Presenting at and convening conference sessions is a major part of the postgraduate experience – and so many of you have already had those experiences. This week, in a real flurry of news for me, I have been given the opportunity to do it for the first time – twice!
First came the news that my paper on Agreement for Sustainable Devolution for Cornwall has been accepted for the Association of Celtic Students Annual Conference at the Penryn Campus of the University of Exeter, and then, on Wednesday the ‘biggie’ – my proposal to convene two sessions at this year’s Royal Geographic Society Annual Conference on The Contemporary Growth of Regional Identity in Europe was accepted. Flippin’ ‘eck! Heady stuff for a Masters student!!
My initial reaction was that it was fantastic that my particular field of research was being validated by the wide academic community. We all plough our separate fields, engaged in our own areas of interest. At times, this can be a lonely existence, with the researcher often feeling: “This is of major interest to me – but does it have any wider currency?” At least, right now I can see that the answer is “Yes!” Then of course comes the associated “Oh My God, I’m going to have to share my particular range of research with a huge range of people whose levels of interest in what I am doing is considerably varied” and the consequences of this.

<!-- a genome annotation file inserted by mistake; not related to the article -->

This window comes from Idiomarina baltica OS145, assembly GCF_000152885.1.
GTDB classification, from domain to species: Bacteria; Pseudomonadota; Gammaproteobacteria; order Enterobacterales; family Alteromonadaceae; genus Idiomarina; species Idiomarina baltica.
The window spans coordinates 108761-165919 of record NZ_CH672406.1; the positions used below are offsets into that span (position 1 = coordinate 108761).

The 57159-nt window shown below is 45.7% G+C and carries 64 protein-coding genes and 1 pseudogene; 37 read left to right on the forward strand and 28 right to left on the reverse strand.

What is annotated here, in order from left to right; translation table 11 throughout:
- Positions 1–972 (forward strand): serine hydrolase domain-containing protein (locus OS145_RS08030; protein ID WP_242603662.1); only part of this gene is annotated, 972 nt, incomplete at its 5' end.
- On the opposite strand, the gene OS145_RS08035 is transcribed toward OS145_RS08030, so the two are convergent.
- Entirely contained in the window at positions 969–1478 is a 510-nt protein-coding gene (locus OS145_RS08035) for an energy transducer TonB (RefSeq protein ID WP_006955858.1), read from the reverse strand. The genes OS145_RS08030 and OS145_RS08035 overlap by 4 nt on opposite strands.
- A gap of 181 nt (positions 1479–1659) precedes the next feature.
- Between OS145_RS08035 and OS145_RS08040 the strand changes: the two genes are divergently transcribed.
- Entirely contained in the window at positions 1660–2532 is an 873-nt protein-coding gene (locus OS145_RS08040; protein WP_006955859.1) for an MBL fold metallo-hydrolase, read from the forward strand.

In my day job, as a primary school teacher, I have to get up and ‘present’ in front of 26 children 2.5 days a week, so you could be forgiven for thinking that it will all be a breeze, and there’s nothing to worry about – but somehow 8 year-olds are not such a nerve wracking audience for me!
It has been fantastic to see that so many of the Royal Holloway surgeons have also been successful with their applications to present or convene at this year’s RGS-IBG Conference. I guess I’ll see you all in Exeter!
Ben Gilby, MA Cultural Geography (Research)